• Establish the risks and the consequences of these failure modes
• Identify and implement mitigation strategies for the effects
• Assess the success of the mitigation strategies
• Implement modifications to hospital procedures as appropriate
The roadmap for implementation of FMEA is as follows:
• Select a process or sub process involving medical equipment
• List the potential failure modes i.e. how it may fail.
• List the potential effects of the failure.
• Estimate the Severity number (S) i.e. a numerical measure as given in table 1 of how serious is the effect of the failure to the patient.
• List potential causes or mechanism of failure.
• Estimate the occurrences number (O) i.e. a numerical measure as given in table 1.It is a measure of probability that a particular failure mode will actually happen.
• Estimate the detection number ( D ) i.e. a numerical measure as given in table 1 .It is measure of probability that particular failure mode would be detected by process members.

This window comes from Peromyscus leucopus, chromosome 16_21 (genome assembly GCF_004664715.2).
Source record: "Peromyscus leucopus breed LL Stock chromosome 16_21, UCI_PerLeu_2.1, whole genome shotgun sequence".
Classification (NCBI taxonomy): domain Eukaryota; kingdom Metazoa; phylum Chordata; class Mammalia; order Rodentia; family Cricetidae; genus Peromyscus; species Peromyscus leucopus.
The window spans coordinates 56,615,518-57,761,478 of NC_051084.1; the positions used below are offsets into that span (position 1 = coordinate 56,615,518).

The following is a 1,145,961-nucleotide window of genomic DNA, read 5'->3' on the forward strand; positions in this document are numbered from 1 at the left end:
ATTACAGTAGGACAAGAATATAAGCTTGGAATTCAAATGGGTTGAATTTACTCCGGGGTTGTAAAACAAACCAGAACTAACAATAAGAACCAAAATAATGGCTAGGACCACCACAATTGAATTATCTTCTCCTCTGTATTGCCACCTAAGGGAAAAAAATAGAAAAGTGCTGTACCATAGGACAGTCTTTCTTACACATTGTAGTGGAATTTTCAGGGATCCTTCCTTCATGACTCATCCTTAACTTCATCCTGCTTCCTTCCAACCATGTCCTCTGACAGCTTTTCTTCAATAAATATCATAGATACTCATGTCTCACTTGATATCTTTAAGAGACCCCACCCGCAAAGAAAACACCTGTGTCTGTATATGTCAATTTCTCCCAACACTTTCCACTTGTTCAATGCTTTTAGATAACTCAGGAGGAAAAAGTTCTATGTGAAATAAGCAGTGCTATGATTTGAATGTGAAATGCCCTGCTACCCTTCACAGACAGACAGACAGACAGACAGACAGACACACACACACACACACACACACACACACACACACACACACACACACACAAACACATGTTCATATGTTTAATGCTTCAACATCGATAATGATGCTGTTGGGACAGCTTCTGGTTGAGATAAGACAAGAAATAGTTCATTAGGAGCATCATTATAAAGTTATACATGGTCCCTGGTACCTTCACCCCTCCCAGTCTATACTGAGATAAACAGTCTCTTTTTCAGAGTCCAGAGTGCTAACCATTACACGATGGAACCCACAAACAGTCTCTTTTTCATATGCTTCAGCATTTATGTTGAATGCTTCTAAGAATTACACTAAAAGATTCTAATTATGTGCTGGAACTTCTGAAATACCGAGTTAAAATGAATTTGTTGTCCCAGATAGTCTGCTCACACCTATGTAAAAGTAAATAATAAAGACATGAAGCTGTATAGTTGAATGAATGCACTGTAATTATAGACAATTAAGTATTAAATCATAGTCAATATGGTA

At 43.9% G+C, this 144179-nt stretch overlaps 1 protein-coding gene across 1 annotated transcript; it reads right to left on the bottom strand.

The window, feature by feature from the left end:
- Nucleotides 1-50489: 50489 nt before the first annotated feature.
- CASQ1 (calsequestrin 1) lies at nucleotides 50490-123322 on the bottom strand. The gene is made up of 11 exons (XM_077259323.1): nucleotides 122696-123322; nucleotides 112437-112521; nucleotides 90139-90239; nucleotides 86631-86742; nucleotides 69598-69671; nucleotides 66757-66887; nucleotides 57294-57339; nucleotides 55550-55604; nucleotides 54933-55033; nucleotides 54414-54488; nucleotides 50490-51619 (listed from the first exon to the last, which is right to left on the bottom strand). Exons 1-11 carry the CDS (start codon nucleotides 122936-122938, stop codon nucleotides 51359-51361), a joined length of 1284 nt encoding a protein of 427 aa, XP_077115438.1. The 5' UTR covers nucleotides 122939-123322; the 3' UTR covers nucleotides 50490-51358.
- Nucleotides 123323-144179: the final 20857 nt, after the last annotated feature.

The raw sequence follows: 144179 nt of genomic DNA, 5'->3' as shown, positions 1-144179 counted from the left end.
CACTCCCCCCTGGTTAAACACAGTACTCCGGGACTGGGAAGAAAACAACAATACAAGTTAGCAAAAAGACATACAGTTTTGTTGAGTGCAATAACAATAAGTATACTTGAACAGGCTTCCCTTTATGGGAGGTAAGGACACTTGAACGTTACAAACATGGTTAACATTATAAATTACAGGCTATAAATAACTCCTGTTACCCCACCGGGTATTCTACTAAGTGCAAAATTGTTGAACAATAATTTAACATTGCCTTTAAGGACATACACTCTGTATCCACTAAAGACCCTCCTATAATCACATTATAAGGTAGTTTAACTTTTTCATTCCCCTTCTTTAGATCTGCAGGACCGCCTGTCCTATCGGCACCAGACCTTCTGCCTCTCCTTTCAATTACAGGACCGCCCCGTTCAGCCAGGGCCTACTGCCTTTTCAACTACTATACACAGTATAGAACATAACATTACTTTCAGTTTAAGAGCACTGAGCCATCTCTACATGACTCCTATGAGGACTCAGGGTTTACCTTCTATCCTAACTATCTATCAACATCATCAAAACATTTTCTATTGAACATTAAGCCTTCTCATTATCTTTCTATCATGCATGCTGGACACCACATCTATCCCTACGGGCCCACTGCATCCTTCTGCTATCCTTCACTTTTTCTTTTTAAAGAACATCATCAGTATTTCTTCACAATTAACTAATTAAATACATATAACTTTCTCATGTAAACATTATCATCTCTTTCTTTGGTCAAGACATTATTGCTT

• Compute the risk priority number ( RPN = S X O X D)
• Determining Corrective and Preventive Actions i.e. mitigation strategies for the effects including list of individual responsible for completing the action.
• Prioritizing Actions Based on the RPN.
• Recomputed RPN after corrective actions to hospital procedures as appropriate are computed.
The following FMEA case study was done on to eliminate the possible failure modes in the use of defibrillator in multispecialty Hospital in North India. Defibrillators apply an electric shock to establish a more normal cardiac rhythm in patients who are experiencing ventricular fibrillation or another shock able rhythm.The defibrillator is lifesaving equipment used in emergency situations and any failure /wrong use while applying electric shock can lead to first or second degree burns or death of the patient .